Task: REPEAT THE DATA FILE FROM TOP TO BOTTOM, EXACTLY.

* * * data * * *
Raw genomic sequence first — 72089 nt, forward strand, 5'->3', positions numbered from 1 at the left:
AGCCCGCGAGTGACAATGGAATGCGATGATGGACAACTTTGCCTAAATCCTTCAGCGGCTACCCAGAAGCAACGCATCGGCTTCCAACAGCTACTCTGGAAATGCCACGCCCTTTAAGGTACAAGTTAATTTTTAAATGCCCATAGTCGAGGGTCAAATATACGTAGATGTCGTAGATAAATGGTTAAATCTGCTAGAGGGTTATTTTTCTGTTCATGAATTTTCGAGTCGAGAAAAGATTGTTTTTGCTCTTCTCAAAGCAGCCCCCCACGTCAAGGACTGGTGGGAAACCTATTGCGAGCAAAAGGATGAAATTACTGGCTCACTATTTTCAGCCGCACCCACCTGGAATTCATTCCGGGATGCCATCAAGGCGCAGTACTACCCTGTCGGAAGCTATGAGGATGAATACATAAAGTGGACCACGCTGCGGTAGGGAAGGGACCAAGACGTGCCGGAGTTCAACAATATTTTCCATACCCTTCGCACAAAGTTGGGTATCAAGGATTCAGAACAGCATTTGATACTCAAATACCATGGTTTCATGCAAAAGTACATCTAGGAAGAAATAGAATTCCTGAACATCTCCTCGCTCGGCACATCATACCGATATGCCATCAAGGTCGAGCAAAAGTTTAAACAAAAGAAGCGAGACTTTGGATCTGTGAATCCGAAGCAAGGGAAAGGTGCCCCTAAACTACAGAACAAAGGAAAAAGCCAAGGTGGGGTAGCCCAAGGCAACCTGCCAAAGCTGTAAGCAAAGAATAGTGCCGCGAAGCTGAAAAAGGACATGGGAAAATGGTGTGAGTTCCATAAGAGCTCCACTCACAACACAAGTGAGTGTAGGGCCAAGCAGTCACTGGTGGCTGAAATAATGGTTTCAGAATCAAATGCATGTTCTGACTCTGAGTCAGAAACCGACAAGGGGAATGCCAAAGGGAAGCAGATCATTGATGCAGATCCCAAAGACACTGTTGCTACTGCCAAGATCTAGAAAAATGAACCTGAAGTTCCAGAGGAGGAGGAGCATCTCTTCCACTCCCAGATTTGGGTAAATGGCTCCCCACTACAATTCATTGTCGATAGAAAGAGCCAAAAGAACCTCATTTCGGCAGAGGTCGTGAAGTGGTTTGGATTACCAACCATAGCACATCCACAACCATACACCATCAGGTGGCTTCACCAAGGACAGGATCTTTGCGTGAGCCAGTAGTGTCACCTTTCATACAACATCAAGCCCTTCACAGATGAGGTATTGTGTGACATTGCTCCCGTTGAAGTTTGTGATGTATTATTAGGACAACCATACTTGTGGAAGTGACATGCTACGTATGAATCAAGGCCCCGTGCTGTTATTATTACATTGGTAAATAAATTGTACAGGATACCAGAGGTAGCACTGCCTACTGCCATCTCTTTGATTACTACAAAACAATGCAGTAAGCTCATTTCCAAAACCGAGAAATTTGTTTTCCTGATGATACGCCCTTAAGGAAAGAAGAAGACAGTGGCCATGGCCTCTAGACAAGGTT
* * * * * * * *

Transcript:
Raw genomic sequence first — 72089 nt, forward strand, 5'->3', positions numbered from 1 at the left:
AGCCCGCGAGTGACAATGGAATGCGATGATGGACAACTTTGCCTAAATCCTTCAGCGGCTACCCAGAAGCAACGCATCGGCTTCCAACAGCTACTCTGGAAATGCCACGCCCTTTAAGGTACAAGTTAATTTTTAAATGCCCATAGTCGAGGGTCAAATATACGTAGATGTCGTAGATAAATGGTTAAATCTGCTAGAGGGTTATTTTTCTGTTCATGAATTTTCGAGTCGAGAAAAGATTGTTTTTGCTCTTCTCAAAGCAGCCCCCCACGTCAAGGACTGGTGGGAAACCTATTGCGAGCAAAAGGATGAAATTACTGGCTCACTATTTTCAGCCGCACCCACCTGGAATTCATTCCGGGATGCCATCAAGGCGCAGTACTACCCTGTCGGAAGCTATGAGGATGAATACATAAAGTGGACCACGCTGCGGTAGGGAAGGGACCAAGACGTGCCGGAGTTCAACAATATTTTCCATACCCTTCGCACAAAGTTGGGTATCAAGGATTCAGAACAGCATTTGATACTCAAATACCATGGTTTCATGCAAAAGTACATCTAGGAAGAAATAGAATTCCTGAACATCTCCTCGCTCGGCACATCATACCGATATGCCATCAAGGTCGAGCAAAAGTTTAAACAAAAGAAGCGAGACTTTGGATCTGTGAATCCGAAGCAAGGGAAAGGTGCCCCTAAACTACAGAACAAAGGAAAAAGCCAAGGTGGGGTAGCCCAAGGCAACCTGCCAAAGCTGTAAGCAAAGAATAGTGCCGCGAAGCTGAAAAAGGACATGGGAAAATGGTGTGAGTTCCATAAGAGCTCCACTCACAACACAAGTGAGTGTAGGGCCAAGCAGTCACTGGTGGCTGAAATAATGGTTTCAGAATCAAATGCATGTTCTGACTCTGAGTCAGAAACCGACAAGGGGAATGCCAAAGGGAAGCAGATCATTGATGCAGATCCCAAAGACACTGTTGCTACTGCCAAGATCTAGAAAAATGAACCTGAAGTTCCAGAGGAGGAGGAGCATCTCTTCCACTCCCAGATTTGGGTAAATGGCTCCCCACTACAATTCATTGTCGATAGAAAGAGCCAAAAGAACCTCATTTCGGCAGAGGTCGTGAAGTGGTTTGGATTACCAACCATAGCACATCCACAACCATACACCATCAGGTGGCTTCACCAAGGACAGGATCTTTGCGTGAGCCAGTAGTGTCACCTTTCATACAACATCAAGCCCTTCACAGATGAGGTATTGTGTGACATTGCTCCCGTTGAAGTTTGTGATGTATTATTAGGACAACCATACTTGTGGAAGTGACATGCTACGTATGAATCAAGGCCCCGTGCTGTTATTATTACATTGGTAAATAAATTGTACAGGATACCAGAGGTAGCACTGCCTACTGCCATCTCTTTGATTACTACAAAACAATGCAGTAAGCTCATTTCCAAAACCGAGAAATTTGTTTTCCTGATGATACGCCCTTAAGGAAAGAAGAAGACAGTGGCCATGGCCTCTAGACAAGGTT